Tuesday, July 2, 2013

  • WikiLeaks Blasts U.S. for Leaving Snowden "Stateless" as NSA Leaker Withdraws Asylum Bid in Russia


    National Security Agency leaker Edward Snowden has reportedly abandoned his effort to stay permanently in Russia, but has submitted asylum requests to 20 other countries. His decision comes one day after President Vladimir Putin said Snowden could only seek asylum in Russia if he stopped leaking U.S. secrets. When Snowden arrived in Russia last week, it was initially believed he was on his way to Ecuador, but that prospect is now in doubt. For more, we’re joined by Kristinn Hrafnsson, spokesperson for WikiLeaks, which is assisting Snowden in his attempt to seek political asylum. Hrafnsson is a longtime investigative reporter who was named Icelandic journalist of the year three times.

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  • Obama Admin Faces Diplomatic Uproar as Massive Surveillance of EU Governments, Citizens Exposed


    While National Security Agency whistleblower Edward Snowden has been holed up at a Moscow airport, news outlets are continuing to report on his leaks of classified U.S. documents. The latest disclosures have revealed the NSA spied on European Union offices in Brussels, Washington, D.C., and at the United Nations, as well as on more than 38 embassies and missions. The latest documents also point to a major NSA spy operation targeting European citizens. According to the news agency Der Spiegel, some 500 million unique communications are monitored in Germany alone each month, the most of any European country. For more, we speak with Malte Spitz, a German Green Party politician and privacy advocate. Spitz has his own personal history with unwanted surveillance: He went to court to obtain the information that his cellphone operator, Deutsche Telekom, T-Mobile’s parent company, gathered about his activity, and later published it for the public to see. He authored a New York Times op-ed, "Germans Loved Obama. Now We Don’t Trust Him." We’re also joined by Kristinn Hrafnsson, a WikiLeaks spokesperson and Icelandic investigative journalist.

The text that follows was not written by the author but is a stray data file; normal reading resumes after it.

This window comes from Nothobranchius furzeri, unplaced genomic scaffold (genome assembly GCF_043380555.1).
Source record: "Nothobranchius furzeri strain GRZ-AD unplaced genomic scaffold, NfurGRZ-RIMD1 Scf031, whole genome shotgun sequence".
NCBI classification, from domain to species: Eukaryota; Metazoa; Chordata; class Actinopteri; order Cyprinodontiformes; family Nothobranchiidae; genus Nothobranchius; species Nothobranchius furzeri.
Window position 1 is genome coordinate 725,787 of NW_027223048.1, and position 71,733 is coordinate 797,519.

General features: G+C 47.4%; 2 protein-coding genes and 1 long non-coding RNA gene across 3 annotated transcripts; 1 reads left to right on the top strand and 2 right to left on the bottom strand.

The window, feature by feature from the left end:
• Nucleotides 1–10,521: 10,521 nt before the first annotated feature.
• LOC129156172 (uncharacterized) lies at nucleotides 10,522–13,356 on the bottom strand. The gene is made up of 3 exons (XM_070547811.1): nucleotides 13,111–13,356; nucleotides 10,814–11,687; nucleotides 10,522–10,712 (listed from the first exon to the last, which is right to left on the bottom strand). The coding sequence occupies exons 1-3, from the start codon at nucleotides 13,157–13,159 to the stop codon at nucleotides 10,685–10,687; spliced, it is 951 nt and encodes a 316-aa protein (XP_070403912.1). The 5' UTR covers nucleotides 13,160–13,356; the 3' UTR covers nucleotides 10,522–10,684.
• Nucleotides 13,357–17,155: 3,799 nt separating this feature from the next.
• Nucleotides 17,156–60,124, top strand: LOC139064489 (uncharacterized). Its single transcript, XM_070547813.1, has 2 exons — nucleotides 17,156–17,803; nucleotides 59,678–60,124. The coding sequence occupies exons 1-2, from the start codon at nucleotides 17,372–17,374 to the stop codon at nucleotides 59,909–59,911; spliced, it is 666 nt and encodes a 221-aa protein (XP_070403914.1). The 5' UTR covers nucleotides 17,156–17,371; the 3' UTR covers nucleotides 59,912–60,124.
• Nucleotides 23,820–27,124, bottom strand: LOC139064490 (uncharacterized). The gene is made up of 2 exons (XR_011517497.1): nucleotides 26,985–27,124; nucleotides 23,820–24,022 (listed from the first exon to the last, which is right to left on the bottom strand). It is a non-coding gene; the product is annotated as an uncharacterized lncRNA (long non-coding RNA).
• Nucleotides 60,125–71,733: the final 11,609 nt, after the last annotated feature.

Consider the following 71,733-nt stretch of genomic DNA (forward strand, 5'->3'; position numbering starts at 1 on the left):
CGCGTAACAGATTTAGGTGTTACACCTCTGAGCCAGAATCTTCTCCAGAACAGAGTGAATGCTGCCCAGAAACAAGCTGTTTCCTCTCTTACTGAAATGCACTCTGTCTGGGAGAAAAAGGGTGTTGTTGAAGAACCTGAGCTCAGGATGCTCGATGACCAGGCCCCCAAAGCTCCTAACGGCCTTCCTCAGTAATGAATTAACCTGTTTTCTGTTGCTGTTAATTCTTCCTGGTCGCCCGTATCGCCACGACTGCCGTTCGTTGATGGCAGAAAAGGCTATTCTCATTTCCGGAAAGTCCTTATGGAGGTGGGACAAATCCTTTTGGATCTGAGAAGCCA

• U.S.-Backed Chadian Dictator Hissène Habré Faces War Crimes Trial in Historic Win for His Victims


    Known as "Africa’s Pinochet," the former dictator of Chad, Hissène Habré, has been detained in Senegal. Habré is expected to face charges of crimes against humanity and war crimes for systematic torture and the killings of tens of thousands of opponents during his eight years in power in the 1980s. If the case proceeds, he will eventually stand trial in a special court established in Senegal after a 22-year campaign led by his victims. Habré would be the first African leader to be tried for atrocities in Africa instead of in an international tribunal. We discuss the case with attorney Reed Brody of Human Rights Watch, who has worked with victims of Habré’s regime since 1999. Brody discusses Habré’s arrest in the context of the recent prosecution of two other U.S.-backed dictators: Jean-Claude Duvalier of Haiti and Efraín Ríos Montt in Guatemala.

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    Juan González on How Puerto Rico’s Economic "Death Spiral" is Tied to Legacy of Colonialism
    Could Puerto Rico become America’s Greece? That’s a question many are asking as the island faces a devastating financial crisis and a rapidly crumbling healthcare system. Puerto Rico owes $72 billion in debt. $355 million in debt payments are due December 1, but it increasingly looks like the U.S. territory may default on at least some of the debt. Congress has so far failed to act on an Obama administration proposal that includes extending bankruptcy protection to Puerto Rico and allocating more equitable Medicaid and Medicare...


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